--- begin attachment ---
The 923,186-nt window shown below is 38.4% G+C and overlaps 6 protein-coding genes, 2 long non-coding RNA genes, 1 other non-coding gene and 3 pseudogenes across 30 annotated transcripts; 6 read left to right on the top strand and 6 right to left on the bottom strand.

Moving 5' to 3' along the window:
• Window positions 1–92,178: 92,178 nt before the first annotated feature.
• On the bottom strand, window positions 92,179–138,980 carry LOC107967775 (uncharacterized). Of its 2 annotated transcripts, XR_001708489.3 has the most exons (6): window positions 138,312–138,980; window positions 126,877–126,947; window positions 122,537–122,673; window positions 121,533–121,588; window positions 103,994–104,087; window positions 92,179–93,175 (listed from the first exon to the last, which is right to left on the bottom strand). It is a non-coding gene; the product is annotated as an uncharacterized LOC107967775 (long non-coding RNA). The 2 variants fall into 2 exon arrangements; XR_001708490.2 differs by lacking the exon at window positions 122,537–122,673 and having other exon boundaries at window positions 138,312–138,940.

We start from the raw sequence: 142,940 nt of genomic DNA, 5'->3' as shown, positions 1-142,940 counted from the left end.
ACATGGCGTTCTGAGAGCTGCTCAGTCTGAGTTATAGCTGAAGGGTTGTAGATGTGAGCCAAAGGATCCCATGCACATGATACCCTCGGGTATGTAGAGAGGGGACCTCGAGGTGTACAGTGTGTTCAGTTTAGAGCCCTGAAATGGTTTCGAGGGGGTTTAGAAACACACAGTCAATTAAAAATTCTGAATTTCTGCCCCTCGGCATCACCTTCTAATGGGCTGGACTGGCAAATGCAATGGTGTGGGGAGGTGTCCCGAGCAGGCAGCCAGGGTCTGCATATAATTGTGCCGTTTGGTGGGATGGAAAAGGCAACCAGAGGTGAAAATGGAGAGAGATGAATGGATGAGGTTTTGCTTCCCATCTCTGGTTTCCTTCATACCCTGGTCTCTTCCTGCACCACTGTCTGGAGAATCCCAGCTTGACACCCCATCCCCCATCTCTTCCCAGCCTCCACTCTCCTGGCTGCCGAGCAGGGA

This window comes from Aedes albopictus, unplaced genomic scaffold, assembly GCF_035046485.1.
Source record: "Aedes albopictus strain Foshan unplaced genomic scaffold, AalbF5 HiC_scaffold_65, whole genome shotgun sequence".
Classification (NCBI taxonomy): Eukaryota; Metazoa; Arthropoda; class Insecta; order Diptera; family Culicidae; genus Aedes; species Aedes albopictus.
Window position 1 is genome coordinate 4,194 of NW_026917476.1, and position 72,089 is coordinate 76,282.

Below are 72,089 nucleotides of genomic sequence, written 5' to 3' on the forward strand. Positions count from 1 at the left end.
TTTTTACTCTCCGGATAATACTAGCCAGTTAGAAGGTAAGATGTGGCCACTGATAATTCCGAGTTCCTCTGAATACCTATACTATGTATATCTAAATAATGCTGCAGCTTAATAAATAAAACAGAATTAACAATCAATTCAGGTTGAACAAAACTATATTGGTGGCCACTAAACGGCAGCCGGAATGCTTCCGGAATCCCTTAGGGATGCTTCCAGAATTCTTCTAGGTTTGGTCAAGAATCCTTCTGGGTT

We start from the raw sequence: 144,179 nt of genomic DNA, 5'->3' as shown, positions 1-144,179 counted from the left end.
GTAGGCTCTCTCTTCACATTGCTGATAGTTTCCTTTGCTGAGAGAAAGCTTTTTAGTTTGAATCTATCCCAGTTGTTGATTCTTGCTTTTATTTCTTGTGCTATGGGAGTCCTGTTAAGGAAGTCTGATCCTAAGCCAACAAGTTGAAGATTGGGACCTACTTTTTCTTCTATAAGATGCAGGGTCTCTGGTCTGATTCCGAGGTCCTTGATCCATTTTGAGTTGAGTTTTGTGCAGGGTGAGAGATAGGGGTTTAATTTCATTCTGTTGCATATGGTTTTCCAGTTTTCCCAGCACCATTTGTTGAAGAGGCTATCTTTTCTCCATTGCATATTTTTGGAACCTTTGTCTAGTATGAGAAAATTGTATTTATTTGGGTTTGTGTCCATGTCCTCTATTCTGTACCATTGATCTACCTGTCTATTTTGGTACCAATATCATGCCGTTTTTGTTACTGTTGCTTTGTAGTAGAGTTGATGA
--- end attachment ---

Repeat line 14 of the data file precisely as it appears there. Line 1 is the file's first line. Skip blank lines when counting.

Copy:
GTAGGCTCTCTCTTCACATTGCTGATAGTTTCCTTTGCTGAGAGAAAGCTTTTTAGTTTGAATCTATCCCAGTTGTTGATTCTTGCTTTTATTTCTTGTGCTATGGGAGTCCTGTTAAGGAAGTCTGATCCTAAGCCAACAAGTTGAAGATTGGGACCTACTTTTTCTTCTATAAGATGCAGGGTCTCTGGTCTGATTCCGAGGTCCTTGATCCATTTTGAGTTGAGTTTTGTGCAGGGTGAGAGATAGGGGTTTAATTTCATTCTGTTGCATATGGTTTTCCAGTTTTCCCAGCACCATTTGTTGAAGAGGCTATCTTTTCTCCATTGCATATTTTTGGAACCTTTGTCTAGTATGAGAAAATTGTATTTATTTGGGTTTGTGTCCATGTCCTCTATTCTGTACCATTGATCTACCTGTCTATTTTGGTACCAATATCATGCCGTTTTTGTTACTGTTGCTTTGTAGTAGAGTTGATGA